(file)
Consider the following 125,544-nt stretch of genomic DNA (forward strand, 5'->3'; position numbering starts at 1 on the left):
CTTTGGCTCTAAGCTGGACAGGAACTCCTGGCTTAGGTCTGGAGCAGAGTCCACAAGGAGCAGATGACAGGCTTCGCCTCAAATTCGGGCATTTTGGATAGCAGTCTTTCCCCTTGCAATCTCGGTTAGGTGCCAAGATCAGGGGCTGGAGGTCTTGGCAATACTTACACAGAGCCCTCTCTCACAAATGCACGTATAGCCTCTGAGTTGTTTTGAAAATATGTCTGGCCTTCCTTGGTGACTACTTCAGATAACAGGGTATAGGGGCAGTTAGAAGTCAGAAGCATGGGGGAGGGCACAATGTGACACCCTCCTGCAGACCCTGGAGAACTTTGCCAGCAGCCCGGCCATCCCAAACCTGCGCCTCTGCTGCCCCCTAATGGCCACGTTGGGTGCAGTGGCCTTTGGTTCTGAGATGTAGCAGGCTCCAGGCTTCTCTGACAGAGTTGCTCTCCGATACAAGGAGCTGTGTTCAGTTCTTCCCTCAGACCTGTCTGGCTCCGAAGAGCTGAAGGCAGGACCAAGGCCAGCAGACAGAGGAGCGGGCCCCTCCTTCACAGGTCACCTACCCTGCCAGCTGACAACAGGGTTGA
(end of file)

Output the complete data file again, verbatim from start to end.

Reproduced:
Consider the following 125,544-nt stretch of genomic DNA (forward strand, 5'->3'; position numbering starts at 1 on the left):
CTTTGGCTCTAAGCTGGACAGGAACTCCTGGCTTAGGTCTGGAGCAGAGTCCACAAGGAGCAGATGACAGGCTTCGCCTCAAATTCGGGCATTTTGGATAGCAGTCTTTCCCCTTGCAATCTCGGTTAGGTGCCAAGATCAGGGGCTGGAGGTCTTGGCAATACTTACACAGAGCCCTCTCTCACAAATGCACGTATAGCCTCTGAGTTGTTTTGAAAATATGTCTGGCCTTCCTTGGTGACTACTTCAGATAACAGGGTATAGGGGCAGTTAGAAGTCAGAAGCATGGGGGAGGGCACAATGTGACACCCTCCTGCAGACCCTGGAGAACTTTGCCAGCAGCCCGGCCATCCCAAACCTGCGCCTCTGCTGCCCCCTAATGGCCACGTTGGGTGCAGTGGCCTTTGGTTCTGAGATGTAGCAGGCTCCAGGCTTCTCTGACAGAGTTGCTCTCCGATACAAGGAGCTGTGTTCAGTTCTTCCCTCAGACCTGTCTGGCTCCGAAGAGCTGAAGGCAGGACCAAGGCCAGCAGACAGAGGAGCGGGCCCCTCCTTCACAGGTCACCTACCCTGCCAGCTGACAACAGGGTTGA